The collapse of the Gulf Stream is increasingly likely

Imagine looking out from the Dutch coast and finding the North Sea completely frozen. A truly chilling scenario more suited to science fiction films than a real possibility. Or at least we believed so until …

The collapse of the Gulf Stream is increasingly likely

Imagine looking out from the Dutch coast and finding the North Sea completely frozen. A truly chilling scenario more suited to science fiction films than a real possibility. Or at least we believed so until a few years ago. Today, however, there is more and more confirmation that the collapse of the Gulf Stream is probable between 2025 and 2095. An estimate which, according to a new study, has a confidence index of 95%. So not only is it certain that we are about to tell you it will happen, but it is likely that it will happen within this century and as early as next year. The consequences: a complete revolution of the world as we know it, with the collapse of entire climate systems in the space of a few decades (in the image below the extension of the polar ice pack in the next century). But let’s try to go step by step using the words of science and not catastrophism.

The “southern overturning of the Atlantic circulation” (Atlantic meridional overturning circulation, acronym Amoc) is the name with which scientists indicate the oceanic circulation that transports water and heat from the tropics towards the more northern latitudes, and from which the famous current originates of the gulf which guarantees a temperate climate to our continent. As we told you last year, climate scientists fear that these ocean currents are at risk due to the melting of Greenland’s ice. The effects on the European climate would be important, and sudden as confirmed by a new study published in Science Advances by researchers at Utrecht University. For the first time it was possible to replicate the collapse of the southern overturning of the Atlantic circulation even with a cutting-edge global climate model, confirming that the point of no return could be ever closer.

The collapse of Amoc, what are we talking about

In the image it is possible to see the track of the meridional overturning of the Atlantic circulation.  Credit Nasa

The meridional reversal of the Atlantic circulation is part of a larger phenomenon known as the global thermohaline circulation, a sort of enormous highway that winds throughout the oceans redistributing heat between the poles and the equator. Lately we have been hearing about it often, because it is feared that the AMOC is in a slowing down phase: the melting of the Greenland ice, in fact, reduces the salinity of the ocean precisely at the point where the warm and saline water coming from the gulf of Mexico, as it cools, it becomes denser and sinks deeper, fueling the southern reversal of the Atlantic circulation.

ocean salinity

The more fresh water trapped in the ice is released into the ocean, the greater the risk that the global circulation mechanism will fail, leading to the collapse of the AMOC and the Gulf Stream.

It is believed that in the distant past it happened several times, causing the cooling of Europe and North America, and the warming of the Southern Hemisphere. And for this reason, there is a fear that the slowdown observed in recent decades could actually represent an alarm signal, which heralds the approach of a point of no return. Something like this has been observed since the 1990s with relatively rudimentary climate models, and until today it had not yet appeared in the more refined modeling, which takes into account the processes underway in both the oceans and the atmosphere to predict the evolution of our planet’s climate system. This is evidently where the new research comes into play.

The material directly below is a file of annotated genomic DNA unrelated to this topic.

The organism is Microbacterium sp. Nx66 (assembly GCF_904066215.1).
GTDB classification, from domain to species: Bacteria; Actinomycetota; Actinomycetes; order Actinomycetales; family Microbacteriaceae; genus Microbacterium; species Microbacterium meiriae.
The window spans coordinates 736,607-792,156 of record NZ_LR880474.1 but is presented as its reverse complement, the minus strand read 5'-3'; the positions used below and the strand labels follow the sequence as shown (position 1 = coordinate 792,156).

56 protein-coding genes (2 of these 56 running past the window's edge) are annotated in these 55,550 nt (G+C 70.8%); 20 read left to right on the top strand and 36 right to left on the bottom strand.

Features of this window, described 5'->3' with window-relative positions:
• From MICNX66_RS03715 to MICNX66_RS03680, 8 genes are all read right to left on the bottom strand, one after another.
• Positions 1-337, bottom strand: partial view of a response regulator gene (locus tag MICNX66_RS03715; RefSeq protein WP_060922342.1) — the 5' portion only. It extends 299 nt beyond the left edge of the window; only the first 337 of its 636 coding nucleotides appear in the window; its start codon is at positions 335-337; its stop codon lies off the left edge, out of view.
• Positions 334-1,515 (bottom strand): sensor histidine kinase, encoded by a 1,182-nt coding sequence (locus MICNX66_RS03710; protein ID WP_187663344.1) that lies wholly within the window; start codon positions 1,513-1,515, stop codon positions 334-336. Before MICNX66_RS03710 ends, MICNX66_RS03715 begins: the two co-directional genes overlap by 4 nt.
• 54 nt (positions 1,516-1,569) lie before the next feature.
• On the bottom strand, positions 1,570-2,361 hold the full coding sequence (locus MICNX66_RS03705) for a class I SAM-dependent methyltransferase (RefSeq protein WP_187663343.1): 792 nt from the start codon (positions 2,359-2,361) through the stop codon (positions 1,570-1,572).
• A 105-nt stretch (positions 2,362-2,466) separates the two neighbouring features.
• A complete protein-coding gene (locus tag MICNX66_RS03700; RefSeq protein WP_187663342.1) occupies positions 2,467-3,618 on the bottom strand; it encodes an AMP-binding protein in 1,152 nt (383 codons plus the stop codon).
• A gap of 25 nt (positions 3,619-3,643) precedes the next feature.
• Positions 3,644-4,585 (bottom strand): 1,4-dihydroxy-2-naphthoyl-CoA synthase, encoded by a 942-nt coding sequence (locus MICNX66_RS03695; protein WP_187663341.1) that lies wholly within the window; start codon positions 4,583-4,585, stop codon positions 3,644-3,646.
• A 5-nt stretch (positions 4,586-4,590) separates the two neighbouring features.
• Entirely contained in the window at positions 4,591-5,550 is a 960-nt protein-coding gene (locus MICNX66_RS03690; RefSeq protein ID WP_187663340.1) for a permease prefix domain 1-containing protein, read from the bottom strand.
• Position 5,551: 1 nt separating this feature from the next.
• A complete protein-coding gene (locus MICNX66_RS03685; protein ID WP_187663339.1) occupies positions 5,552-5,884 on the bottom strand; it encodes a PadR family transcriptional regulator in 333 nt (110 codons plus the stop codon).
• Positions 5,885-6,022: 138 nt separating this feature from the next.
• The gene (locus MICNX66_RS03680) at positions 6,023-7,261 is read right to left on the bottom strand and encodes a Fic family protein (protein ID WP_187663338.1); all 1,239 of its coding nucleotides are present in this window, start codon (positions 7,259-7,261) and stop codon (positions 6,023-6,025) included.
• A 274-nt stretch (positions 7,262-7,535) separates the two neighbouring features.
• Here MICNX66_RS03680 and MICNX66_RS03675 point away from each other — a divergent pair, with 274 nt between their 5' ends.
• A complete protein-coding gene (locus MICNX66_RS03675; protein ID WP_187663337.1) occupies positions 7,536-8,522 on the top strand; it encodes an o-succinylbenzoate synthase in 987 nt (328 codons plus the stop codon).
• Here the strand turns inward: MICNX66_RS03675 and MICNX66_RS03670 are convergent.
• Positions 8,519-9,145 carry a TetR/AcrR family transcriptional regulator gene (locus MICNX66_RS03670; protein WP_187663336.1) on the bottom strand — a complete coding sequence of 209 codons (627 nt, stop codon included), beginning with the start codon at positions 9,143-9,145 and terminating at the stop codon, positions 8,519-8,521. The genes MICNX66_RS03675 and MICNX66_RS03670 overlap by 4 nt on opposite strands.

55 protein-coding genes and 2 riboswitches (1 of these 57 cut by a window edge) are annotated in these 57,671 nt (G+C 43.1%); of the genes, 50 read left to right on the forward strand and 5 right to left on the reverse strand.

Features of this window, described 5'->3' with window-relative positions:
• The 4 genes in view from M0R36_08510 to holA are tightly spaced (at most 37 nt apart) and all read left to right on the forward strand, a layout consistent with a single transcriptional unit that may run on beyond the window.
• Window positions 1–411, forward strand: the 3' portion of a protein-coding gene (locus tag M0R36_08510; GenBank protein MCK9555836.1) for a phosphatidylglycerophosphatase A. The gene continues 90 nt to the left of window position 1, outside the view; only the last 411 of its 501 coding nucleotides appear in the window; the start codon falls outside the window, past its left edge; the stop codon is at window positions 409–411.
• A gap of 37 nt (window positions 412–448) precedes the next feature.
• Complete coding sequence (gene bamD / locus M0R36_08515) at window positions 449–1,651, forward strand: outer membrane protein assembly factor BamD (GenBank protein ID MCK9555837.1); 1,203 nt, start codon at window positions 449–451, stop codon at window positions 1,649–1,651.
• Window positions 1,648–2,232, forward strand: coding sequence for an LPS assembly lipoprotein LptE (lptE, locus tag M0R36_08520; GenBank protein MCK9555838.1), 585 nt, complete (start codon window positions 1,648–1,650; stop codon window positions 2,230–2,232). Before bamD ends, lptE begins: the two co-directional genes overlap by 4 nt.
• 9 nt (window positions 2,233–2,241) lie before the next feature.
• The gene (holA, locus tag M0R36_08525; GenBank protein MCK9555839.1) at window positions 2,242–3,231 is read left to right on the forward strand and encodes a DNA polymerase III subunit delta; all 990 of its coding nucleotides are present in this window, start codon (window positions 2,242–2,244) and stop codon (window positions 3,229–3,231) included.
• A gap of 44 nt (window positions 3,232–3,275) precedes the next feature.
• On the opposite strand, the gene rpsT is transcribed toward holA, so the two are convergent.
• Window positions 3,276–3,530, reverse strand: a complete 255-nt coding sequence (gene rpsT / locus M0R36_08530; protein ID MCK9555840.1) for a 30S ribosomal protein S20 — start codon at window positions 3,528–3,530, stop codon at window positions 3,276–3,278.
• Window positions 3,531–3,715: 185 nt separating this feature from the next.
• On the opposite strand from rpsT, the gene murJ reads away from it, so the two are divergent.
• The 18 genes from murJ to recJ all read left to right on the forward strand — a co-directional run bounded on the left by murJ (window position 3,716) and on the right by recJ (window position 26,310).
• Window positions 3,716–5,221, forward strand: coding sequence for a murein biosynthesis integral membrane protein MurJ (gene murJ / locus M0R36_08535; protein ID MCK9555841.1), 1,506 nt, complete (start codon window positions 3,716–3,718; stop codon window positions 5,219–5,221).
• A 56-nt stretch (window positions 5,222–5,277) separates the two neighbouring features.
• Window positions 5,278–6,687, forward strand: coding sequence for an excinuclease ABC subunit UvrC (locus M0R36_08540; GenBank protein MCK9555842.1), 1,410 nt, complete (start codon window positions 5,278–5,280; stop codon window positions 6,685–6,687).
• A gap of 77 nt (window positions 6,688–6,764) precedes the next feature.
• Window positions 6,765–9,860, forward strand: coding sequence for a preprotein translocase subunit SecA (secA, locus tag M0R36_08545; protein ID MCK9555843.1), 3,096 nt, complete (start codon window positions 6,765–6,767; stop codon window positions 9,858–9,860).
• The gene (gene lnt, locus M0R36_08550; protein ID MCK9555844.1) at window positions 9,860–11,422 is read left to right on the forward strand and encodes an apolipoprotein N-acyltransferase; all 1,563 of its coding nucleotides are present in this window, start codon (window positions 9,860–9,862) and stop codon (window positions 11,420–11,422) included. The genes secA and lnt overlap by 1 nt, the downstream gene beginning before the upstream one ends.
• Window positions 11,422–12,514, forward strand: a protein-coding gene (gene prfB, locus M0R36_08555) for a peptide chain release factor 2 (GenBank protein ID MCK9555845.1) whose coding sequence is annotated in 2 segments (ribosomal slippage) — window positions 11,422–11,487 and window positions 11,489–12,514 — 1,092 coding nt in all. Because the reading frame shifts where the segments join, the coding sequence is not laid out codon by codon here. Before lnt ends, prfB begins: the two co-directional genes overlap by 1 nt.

Dutch researchers used the supercomputer of the Dutch National Supercomputing Facility for six months to run a cutting-edge climate model that simulated 4,400 years of evolution of the Earth’s climate, slowly and gradually increasing the influx of fresh water from from the melting of the ice in Greenland. In this way, for the first time, they managed to model a scenario in which the collapse of the meridional overturning of the Atlantic circulation actually appeared, and were therefore able to study which alarm bells precede the reaching of the point of no return, beyond which is AMOC destined to stop, and what consequences would there be on the planet’s climate?

According to the Dutch researchers, it is currently impossible to predict when we might reach it, but their simulations are compatible with a collapse of Amoc by the end of the century, starting from 2025. If that happened, what would be the consequences?


In Europe, temperatures would drop rapidly, even by 3 degrees per decade (currently global warming is increasing them by around 0.2 per decade) over the space of about a century. Extremely harsh winters would therefore arrive in the northernmost regions, with temperatures that in a country like Norway could drop by as much as 20 degrees compared to the current ones, while in countries like Italy we are talking about a few degrees less than those we see today . The effects would therefore not be catastrophic hypothesized in a film like Day After Tomorrow, in which following the collapse of Amoc, North America became completely uninhabitable. But these would still be important climate changes, and as the authors of the study warn, they would also have consequences on other phenomena, such as the rise of the oceans and precipitation, with the risk of further accelerating the ongoing climate changes.

According to the maps published in the study, in addition to the extension of the Arctic ice pack up to part of the North Sea, there would also be a collapse in rainfall in Southern Europe, deprived of the supply of humid air that arrives thanks to the “conveyor belt” of the Arctic current. Gulf.

amoc precipitation